Creating reality

Dreams only come true when the hard work is done to make it so

By JOE A on November 16,2019 07:00 AM

Creating reality

PHOTOS JOE A

A DREAM was born inside me the first time I visited Vietnam. At the time, I was a hotel operator in a remote, mountainous region of the US, so I was not only familiar with the lodging industry but also with the great outdoors. I had always had a dream of hiking into the woods and building a house, but the second part of my dream was revealed when I traveled in the wild areas of Vietnam. I saw that you could not only offer lodging to guests in a professional manner but also do this while achieving the dream of erecting your own wilderness paradise.

Unfortunately for my dream, there were quite a few roadblocks, such as my lack of knowledge about carpentry or any craft, the fact that I’m a foreigner and not Vietnamese, and the other dreams I wished to pursue. This didn’t stop me getting butterflies in my stomach every time I stayed in a well-constructed bungalow or stilt house. And even though for me this dream is not yet tangible, it led me to discover a new place and make an incredible new friend.

I was introduced to Lua initially through a mutual friend who knew she had just purchased some land and was turning it into a homestay. My friend said I should ask her some questions about her experience so I could learn more about it, and she immediately invited me to stay with her in Pu Luong. At the time of writing the homestay is sufficiently finished to accommodate guests but still needs final completion to be open for business, which gave me the perfect snapshot into the process.

Creating reality

Pu Luong is a forest reserve about five hours outside of Hanoi. You can get there by bus, car, or motorbike. I always prefer motorbike because of the freedom offered and the ability to take in the view. The road there takes you through immense, limestone cliffs with rice fields in their shadows. Once you enter the park you begin to climb up and over the central mountain range, the top offering a dense, jungle basin rising into the clouds. When you emerge on the other side you are gifted with the lush Pu Luong Valley. This valley is home to an ethnic minority group called the Thai, who have farmed rice here for generations and the only change in that time is the addition of a motorbike.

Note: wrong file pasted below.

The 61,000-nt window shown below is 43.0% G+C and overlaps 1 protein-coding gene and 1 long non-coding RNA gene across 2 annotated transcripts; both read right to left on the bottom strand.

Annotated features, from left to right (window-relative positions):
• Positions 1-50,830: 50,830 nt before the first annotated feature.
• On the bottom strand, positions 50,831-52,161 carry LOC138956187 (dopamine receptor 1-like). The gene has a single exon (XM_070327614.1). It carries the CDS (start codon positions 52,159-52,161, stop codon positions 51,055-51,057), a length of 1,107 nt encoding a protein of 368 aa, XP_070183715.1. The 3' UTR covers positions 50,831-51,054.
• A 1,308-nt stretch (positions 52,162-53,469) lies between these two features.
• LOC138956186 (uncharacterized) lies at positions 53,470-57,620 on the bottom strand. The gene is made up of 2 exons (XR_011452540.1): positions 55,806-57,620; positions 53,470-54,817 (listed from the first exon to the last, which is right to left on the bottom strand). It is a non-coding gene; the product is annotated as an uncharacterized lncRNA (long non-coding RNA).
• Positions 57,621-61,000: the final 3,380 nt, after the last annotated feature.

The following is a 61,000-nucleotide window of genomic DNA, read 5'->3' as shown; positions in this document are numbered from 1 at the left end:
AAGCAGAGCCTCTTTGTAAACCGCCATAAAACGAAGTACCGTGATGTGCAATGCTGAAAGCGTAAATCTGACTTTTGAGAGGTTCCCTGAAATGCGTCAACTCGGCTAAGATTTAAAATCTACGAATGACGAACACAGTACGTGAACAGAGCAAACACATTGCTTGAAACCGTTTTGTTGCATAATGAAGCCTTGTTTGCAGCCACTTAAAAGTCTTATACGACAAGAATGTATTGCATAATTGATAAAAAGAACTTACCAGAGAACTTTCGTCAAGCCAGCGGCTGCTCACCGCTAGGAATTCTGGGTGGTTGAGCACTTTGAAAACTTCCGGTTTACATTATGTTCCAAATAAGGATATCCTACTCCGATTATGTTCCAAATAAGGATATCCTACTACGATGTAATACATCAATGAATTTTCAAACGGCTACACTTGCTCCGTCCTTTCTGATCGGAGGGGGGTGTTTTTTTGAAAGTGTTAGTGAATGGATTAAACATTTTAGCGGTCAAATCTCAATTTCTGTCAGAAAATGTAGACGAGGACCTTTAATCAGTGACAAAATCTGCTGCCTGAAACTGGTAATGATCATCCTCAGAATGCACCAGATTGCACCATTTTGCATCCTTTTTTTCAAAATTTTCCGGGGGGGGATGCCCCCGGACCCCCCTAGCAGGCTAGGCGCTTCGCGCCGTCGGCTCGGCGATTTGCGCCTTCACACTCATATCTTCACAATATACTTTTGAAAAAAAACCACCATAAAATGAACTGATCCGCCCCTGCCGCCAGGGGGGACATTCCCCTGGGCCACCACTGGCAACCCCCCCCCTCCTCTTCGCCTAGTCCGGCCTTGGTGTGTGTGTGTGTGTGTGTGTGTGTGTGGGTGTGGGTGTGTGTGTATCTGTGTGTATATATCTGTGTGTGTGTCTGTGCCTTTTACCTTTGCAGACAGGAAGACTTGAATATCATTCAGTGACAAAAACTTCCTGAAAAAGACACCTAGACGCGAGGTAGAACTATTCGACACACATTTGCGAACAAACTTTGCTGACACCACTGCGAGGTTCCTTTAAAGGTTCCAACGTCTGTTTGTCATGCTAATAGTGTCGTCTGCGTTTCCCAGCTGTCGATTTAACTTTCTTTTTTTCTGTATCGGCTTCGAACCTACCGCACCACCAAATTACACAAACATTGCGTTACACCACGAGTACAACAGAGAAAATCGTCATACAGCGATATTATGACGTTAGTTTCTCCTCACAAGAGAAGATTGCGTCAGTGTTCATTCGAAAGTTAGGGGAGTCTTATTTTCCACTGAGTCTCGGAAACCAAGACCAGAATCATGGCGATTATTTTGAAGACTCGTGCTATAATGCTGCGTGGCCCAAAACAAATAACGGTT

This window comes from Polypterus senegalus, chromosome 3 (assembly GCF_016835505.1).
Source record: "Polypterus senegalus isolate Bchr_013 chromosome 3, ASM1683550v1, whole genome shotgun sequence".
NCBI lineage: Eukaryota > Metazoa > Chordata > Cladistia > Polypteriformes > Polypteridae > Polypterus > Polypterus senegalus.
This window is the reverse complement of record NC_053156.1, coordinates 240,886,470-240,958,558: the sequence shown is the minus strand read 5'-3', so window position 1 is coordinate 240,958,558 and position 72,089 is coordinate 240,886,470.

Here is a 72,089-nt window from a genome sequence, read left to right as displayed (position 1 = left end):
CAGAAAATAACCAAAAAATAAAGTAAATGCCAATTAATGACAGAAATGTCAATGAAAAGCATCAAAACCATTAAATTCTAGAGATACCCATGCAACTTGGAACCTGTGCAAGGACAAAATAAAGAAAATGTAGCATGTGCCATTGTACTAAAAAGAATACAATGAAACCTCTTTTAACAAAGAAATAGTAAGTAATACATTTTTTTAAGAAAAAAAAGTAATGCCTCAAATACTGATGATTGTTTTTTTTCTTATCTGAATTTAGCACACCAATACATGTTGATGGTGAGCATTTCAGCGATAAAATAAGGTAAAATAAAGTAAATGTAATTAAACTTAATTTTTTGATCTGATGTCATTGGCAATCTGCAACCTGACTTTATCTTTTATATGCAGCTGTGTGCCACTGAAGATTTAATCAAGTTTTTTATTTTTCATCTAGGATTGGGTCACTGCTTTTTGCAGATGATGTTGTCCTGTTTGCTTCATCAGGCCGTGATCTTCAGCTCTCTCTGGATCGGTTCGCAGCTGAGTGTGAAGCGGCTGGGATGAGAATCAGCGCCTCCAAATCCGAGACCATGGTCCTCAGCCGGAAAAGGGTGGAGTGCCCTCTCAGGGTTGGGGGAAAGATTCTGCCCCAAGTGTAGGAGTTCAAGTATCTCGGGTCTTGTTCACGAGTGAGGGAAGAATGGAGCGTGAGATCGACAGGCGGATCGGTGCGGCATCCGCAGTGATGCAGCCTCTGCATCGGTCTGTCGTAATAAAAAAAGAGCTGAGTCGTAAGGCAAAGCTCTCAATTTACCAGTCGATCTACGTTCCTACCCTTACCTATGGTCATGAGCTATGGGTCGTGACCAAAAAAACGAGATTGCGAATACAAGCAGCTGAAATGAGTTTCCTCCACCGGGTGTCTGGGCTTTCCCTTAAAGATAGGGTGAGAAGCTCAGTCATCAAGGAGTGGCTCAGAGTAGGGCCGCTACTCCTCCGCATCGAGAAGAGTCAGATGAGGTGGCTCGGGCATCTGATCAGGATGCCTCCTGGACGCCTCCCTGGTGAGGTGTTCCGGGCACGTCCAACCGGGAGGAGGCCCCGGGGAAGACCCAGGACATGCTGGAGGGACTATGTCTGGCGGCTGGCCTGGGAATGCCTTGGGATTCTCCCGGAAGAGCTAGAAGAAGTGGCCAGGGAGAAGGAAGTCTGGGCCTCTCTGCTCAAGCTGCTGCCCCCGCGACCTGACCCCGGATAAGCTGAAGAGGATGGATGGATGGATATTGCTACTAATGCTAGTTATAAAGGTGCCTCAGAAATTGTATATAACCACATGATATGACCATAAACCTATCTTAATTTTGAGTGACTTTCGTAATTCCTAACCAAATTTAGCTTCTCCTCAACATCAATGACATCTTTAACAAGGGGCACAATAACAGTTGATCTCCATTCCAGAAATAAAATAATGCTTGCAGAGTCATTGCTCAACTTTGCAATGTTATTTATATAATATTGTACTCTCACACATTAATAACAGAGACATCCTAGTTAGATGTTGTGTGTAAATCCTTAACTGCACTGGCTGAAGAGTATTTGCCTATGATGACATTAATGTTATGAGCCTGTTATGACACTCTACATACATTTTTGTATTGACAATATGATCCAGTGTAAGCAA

Lua found herself on a relaxing trip to Pu Luong the year before and heard about some local people selling land in the valley. She met with them and saw the land was overgrown with bamboo and completely undeveloped aside from two old stilt houses. She was in a transition period of her life and was looking for a new direction, so only three hours after seeing the land she was buying it and beginning to plan.

The first step was getting acquainted with the local people. Local people can easily feel threatened by outsiders coming in and starting a business, but most of the Thai understood the benefit to the economy as they would be the ones who were employed to build it and work there. The people are so generous they gave many old textiles and handicrafts to be used as decorations in the homestay. Sixty-year-old woven fabrics were turned into curtains and pillow cases and giant fish traps hung as lampshades.